Quotations About / On: NATURE

  • 21.
    We mention nature and forget ourselves in it: we ourselves are nature, quand même—. As a result, nature is something entirely different from what comes to mind when we invoke its name.
    (Friedrich Nietzsche (1844-1900), German philosopher, classical scholar, critic of culture. Friedrich Nietzsche, Sämtliche Werke: Kritische Studienausgabe, vol. 2, p. 696, eds. Giorgio Colli and Mazzino Montinari, Berlin, de Gruyter (1980). The Wanderer and His Shadow, aphorism 327, "Forgotten Nature," (1880). The French words quand même mean "nonetheless.")
    More quotations from: Friedrich Nietzsche, nature
  • 22.
    Physical nature lies at our feet shackled with a hundred chains. What of the control of human nature? Do not point to the triumphs of psychiatry, social services or the war against crime. Domination of human nature can only mean the domination of every man by himself.
    (Johan Huizinga (1872-1945), Dutch historian. In the Shadow of Tomorrow, ch. 4 (1936).)
    More quotations from: Johan Huizinga, nature, war
  • 23.
    The moral virtues, then, are produced in us neither by nature nor against nature. Nature, indeed, prepares in us the ground for their reception, but their complete formation is the product of habit.
    (Aristotle (384-322 B.C.), Greek philosopher. The Ethics of Aristotle, bk. 3, ch. 1 (1953).)
    More quotations from: Aristotle, nature
  • 24.
    The plastic virtues: purity, unity, and truth, keep nature in subjection.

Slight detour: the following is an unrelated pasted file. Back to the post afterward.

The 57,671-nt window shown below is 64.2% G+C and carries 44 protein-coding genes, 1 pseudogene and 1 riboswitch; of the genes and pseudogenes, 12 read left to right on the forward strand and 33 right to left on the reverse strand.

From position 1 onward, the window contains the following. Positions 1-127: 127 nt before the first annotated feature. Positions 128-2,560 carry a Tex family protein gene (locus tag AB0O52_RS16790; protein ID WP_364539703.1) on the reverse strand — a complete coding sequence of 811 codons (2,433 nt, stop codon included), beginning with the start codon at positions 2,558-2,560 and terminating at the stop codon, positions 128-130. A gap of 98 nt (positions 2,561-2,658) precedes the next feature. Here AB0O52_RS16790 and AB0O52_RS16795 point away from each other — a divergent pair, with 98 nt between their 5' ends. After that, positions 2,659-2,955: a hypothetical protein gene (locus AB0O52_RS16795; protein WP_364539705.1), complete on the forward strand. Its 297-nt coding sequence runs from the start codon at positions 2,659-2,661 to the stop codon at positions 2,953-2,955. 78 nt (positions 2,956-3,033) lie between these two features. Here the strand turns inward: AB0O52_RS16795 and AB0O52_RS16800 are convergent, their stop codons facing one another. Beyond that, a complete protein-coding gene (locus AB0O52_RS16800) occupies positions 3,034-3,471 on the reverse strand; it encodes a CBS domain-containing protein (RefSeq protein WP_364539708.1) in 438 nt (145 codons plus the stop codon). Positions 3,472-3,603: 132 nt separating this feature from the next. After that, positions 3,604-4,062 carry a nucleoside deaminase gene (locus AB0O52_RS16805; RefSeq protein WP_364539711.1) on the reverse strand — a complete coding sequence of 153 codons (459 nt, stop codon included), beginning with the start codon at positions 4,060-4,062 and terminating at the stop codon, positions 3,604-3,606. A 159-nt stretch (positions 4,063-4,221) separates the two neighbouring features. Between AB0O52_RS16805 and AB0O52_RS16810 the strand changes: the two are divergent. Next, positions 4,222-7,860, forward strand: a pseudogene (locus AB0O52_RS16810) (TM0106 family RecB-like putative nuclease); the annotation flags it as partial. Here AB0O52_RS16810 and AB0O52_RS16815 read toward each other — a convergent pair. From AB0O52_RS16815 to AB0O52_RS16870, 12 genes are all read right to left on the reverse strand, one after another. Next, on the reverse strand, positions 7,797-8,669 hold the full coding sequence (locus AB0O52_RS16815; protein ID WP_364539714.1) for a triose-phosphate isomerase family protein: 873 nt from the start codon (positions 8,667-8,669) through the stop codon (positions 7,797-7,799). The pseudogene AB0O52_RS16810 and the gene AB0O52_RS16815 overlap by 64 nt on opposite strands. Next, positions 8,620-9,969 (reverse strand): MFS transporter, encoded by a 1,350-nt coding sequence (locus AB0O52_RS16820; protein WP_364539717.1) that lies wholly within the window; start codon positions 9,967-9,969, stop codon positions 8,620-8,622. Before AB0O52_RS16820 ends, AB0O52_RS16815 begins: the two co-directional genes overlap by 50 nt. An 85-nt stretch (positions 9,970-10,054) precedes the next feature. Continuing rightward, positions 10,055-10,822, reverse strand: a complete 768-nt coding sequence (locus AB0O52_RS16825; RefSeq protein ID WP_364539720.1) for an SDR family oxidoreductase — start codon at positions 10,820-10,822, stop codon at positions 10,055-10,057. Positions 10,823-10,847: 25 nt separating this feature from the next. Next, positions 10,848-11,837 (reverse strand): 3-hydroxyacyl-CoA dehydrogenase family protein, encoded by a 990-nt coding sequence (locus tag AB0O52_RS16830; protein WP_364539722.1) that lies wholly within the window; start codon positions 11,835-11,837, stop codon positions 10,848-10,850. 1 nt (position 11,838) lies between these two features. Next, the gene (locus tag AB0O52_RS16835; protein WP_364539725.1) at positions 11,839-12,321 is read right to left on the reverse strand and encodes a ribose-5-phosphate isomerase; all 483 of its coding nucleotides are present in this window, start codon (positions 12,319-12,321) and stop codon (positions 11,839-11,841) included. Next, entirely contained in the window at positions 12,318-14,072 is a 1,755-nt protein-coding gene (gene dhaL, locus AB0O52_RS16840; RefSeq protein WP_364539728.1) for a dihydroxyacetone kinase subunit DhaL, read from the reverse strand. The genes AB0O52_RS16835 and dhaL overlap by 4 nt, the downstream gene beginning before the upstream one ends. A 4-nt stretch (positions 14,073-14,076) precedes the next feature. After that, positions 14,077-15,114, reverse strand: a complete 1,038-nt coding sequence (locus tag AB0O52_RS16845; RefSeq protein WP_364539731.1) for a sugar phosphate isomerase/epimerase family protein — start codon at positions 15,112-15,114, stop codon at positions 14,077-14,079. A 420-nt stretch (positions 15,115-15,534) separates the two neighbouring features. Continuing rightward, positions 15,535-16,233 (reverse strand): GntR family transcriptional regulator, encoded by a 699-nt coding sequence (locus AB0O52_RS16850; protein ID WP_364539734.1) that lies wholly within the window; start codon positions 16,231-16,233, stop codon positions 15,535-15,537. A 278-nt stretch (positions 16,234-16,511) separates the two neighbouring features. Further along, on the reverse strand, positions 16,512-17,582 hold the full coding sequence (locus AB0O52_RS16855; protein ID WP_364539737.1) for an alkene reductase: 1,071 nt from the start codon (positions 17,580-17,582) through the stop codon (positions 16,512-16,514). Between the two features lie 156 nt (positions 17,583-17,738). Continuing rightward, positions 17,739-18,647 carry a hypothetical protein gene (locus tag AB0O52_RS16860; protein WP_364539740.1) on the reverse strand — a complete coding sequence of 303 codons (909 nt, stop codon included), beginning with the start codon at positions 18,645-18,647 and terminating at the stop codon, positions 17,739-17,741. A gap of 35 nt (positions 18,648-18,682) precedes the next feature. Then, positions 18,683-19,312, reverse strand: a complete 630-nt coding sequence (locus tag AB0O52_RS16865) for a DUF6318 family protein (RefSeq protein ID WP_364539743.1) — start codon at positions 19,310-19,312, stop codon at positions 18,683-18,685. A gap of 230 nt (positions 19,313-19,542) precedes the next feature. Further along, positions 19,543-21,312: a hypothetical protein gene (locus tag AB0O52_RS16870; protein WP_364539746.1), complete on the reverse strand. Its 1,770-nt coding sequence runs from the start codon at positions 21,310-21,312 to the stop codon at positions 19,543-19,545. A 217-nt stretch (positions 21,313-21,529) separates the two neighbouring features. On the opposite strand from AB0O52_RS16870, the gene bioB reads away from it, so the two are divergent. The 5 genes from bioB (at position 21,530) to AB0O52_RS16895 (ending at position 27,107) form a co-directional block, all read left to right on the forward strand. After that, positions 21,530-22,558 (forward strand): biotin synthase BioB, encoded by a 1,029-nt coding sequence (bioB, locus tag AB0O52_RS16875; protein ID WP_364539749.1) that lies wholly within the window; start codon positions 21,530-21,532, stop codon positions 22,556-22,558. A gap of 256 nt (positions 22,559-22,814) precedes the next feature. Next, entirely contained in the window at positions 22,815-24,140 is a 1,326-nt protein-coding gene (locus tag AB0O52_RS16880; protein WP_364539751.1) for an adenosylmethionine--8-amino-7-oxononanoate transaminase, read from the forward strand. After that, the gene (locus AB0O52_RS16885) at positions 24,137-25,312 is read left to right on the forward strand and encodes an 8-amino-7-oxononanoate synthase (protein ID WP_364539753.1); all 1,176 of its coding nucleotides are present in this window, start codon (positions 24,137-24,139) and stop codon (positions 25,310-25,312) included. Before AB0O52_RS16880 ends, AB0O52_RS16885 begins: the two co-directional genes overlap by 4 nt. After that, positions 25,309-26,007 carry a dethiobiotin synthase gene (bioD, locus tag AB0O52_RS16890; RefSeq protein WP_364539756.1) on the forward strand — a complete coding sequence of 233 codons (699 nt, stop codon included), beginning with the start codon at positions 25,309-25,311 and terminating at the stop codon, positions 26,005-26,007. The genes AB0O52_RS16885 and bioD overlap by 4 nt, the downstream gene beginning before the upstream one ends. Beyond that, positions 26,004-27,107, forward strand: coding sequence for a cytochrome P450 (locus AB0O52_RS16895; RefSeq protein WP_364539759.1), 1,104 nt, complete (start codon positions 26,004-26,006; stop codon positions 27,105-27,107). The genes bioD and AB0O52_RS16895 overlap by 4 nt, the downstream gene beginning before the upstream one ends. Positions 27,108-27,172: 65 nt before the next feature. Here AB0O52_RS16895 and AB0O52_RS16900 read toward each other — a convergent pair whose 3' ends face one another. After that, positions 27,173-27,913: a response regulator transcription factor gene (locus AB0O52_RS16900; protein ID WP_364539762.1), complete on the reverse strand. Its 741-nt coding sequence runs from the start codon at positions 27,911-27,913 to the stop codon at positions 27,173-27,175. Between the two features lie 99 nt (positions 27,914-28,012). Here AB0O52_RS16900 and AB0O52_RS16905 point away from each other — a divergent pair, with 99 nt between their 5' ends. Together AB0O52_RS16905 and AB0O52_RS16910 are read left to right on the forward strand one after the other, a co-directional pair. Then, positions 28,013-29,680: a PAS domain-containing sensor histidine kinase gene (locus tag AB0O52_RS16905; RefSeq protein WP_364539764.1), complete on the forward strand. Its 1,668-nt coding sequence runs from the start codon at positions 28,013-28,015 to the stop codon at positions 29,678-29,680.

(Guillaume Apollinaire (1880-1918), Italian-born French poet, critic. "On Painting," The Cubist Painters (1913).)
    More quotations from: Guillaume Apollinaire, truth, nature
  • 25.
    There is not so variable a thing in nature as a lady's head-dress.
    (Joseph Addison (1672-1719), British essayist. Spectator (London, June 22, 1711), no. 98, The Spectator, ed. D.F. Bond (1965).)
    More quotations from: Joseph Addison, nature
  • 26.
    The poet is blithe and cheery ever, and as well as nature.
    (Henry David Thoreau (1817-1862), U.S. philosopher, author, naturalist. "Thomas Carlyle and His Works" (1847), in The Writings of Henry David Thoreau, vol. 4, p. 343, Houghton Mifflin (1906).)
    More quotations from: Henry David Thoreau, nature
  • 27.
    Nature is commonplace. Imitation is more interesting.
    (Gertrude Stein (1874-1946), U.S. author. Quoted in Charlie Chaplin, My Autobiography, ch. 20 (1964).)
    More quotations from: Gertrude Stein, nature
  • 28.
    Human-nature will not change.
    (Abraham Lincoln (1809-1865), U.S. president. response to a serenade, Nov. 10, 1864. Collected Works of Abraham Lincoln, vol. 8, p. 101, Rutgers University Press (1953, 1990).)
    More quotations from: Abraham Lincoln, change, nature
  • 29.
    The most damaging prejudice consists of banning any kind of investigation of nature.
    (Johann Wolfgang Von Goethe (1749-1832), German poet, dramatist. Wilhelm Meister's Travels, from Makarie's Archive (1829).)
  • 30.
    Dreams come true; without that possibility, nature would not incite us to have them.
    (John Updike (b. 1932), U.S. author, critic. Self-Consciousness: Memoirs, ch. 3 (1989).)
    More quotations from: John Updike, nature
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